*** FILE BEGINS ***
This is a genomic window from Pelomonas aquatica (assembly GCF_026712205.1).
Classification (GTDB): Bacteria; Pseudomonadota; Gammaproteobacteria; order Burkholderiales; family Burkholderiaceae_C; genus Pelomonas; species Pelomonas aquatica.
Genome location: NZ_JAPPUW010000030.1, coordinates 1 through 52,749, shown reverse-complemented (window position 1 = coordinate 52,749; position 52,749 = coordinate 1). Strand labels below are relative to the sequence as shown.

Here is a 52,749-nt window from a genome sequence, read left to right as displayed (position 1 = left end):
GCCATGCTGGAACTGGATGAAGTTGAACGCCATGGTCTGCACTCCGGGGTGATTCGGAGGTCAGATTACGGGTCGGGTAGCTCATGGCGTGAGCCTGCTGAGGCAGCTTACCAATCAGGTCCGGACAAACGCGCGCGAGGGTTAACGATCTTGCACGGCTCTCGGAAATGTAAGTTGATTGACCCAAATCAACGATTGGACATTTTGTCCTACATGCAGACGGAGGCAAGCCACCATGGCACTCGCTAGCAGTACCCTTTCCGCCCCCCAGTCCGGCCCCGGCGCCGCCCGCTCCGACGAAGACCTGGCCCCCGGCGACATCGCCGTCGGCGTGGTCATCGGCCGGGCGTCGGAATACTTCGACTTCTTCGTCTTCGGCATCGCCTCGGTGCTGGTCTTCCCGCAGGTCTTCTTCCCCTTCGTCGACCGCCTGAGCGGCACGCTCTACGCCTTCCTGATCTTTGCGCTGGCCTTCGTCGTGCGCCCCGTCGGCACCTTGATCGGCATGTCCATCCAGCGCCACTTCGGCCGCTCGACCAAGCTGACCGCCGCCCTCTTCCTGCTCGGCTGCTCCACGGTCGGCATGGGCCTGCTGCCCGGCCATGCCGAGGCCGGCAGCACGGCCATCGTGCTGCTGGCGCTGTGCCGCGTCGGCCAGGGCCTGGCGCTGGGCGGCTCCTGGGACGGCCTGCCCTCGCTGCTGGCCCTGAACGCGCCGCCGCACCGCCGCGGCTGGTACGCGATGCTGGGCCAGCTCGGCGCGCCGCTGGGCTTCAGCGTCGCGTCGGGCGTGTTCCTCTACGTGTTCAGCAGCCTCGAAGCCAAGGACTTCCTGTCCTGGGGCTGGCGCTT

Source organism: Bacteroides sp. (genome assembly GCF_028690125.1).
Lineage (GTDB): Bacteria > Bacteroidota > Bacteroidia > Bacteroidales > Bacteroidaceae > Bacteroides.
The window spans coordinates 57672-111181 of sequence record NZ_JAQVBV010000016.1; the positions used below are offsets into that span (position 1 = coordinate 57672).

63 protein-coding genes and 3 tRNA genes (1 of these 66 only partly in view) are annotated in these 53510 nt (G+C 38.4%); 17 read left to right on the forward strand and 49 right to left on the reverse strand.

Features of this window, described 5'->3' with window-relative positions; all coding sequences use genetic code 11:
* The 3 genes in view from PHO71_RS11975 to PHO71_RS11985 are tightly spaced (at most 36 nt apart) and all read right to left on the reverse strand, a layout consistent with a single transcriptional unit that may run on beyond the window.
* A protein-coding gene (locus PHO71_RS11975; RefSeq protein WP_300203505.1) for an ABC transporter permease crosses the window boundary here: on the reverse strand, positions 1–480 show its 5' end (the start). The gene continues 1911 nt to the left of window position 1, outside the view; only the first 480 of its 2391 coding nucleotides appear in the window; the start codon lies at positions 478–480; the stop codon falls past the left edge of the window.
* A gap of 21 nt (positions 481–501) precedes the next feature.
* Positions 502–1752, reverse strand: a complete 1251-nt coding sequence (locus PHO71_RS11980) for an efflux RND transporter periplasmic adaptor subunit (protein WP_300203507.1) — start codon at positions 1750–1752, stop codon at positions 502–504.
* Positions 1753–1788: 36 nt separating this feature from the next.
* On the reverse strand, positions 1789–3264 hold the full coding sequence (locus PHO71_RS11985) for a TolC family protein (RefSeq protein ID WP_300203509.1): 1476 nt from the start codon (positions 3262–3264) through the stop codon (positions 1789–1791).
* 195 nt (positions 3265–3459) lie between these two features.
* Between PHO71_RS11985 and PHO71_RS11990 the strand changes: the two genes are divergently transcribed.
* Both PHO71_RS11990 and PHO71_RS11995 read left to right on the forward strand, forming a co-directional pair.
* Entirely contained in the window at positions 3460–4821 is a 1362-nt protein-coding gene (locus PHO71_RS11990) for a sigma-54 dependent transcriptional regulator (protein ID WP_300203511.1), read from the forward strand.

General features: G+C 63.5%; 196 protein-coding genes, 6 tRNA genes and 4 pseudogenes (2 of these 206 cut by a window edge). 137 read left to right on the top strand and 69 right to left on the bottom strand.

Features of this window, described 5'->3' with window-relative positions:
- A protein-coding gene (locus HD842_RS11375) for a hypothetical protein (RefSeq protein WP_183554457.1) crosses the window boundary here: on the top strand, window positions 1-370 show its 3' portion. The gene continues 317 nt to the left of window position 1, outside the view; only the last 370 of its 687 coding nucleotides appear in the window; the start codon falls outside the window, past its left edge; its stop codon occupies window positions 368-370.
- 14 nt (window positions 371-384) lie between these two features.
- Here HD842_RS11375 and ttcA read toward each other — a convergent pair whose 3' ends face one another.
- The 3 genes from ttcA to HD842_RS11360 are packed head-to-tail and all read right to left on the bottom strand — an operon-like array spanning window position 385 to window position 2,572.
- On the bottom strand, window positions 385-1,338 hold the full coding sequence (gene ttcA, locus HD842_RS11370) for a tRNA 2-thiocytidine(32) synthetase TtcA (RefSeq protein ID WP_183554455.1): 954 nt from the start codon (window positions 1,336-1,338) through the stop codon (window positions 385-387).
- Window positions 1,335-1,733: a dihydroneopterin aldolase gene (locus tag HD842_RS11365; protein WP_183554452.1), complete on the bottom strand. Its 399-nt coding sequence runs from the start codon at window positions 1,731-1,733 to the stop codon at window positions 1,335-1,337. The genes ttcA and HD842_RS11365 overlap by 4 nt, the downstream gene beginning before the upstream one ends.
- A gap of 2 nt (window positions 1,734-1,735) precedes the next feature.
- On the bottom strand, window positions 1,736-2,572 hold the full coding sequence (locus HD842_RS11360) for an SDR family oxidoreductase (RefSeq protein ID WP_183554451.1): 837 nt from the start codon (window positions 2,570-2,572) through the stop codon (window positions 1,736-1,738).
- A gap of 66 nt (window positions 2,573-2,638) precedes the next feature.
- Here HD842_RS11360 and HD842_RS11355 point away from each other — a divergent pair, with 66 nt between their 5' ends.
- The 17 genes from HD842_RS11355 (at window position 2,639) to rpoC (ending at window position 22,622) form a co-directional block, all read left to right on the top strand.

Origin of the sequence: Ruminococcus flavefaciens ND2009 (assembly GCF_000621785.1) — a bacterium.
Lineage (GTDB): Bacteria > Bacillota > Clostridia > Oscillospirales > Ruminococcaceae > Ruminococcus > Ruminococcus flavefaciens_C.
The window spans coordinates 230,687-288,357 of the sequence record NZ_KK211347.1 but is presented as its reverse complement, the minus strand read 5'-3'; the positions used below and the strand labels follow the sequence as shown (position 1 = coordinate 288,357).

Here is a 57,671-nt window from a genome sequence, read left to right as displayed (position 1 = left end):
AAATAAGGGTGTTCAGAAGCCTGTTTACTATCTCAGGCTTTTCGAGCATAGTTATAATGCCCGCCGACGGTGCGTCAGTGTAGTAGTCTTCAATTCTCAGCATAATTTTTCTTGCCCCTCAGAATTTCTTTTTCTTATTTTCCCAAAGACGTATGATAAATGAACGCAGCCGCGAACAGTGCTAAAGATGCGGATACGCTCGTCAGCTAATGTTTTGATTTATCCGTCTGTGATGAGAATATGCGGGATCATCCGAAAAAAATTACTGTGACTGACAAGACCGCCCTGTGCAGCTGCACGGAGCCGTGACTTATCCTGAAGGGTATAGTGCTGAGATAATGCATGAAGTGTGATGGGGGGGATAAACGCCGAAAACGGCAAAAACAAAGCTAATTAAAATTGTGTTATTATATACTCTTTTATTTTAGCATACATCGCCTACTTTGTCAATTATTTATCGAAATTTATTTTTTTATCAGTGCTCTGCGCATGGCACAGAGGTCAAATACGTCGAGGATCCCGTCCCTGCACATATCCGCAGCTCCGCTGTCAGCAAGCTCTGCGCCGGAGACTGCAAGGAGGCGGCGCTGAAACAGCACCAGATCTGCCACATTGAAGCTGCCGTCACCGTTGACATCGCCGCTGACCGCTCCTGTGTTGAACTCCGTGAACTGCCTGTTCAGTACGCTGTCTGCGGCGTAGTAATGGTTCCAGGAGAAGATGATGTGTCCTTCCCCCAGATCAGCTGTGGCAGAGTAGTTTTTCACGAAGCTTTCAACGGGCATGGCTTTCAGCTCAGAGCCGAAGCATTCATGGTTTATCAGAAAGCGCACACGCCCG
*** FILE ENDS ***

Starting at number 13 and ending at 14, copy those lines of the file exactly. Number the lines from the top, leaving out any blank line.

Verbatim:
* A gap of 21 nt (positions 481–501) precedes the next feature.
* Positions 502–1752, reverse strand: a complete 1251-nt coding sequence (locus PHO71_RS11980) for an efflux RND transporter periplasmic adaptor subunit (protein WP_300203507.1) — start codon at positions 1750–1752, stop codon at positions 502–504.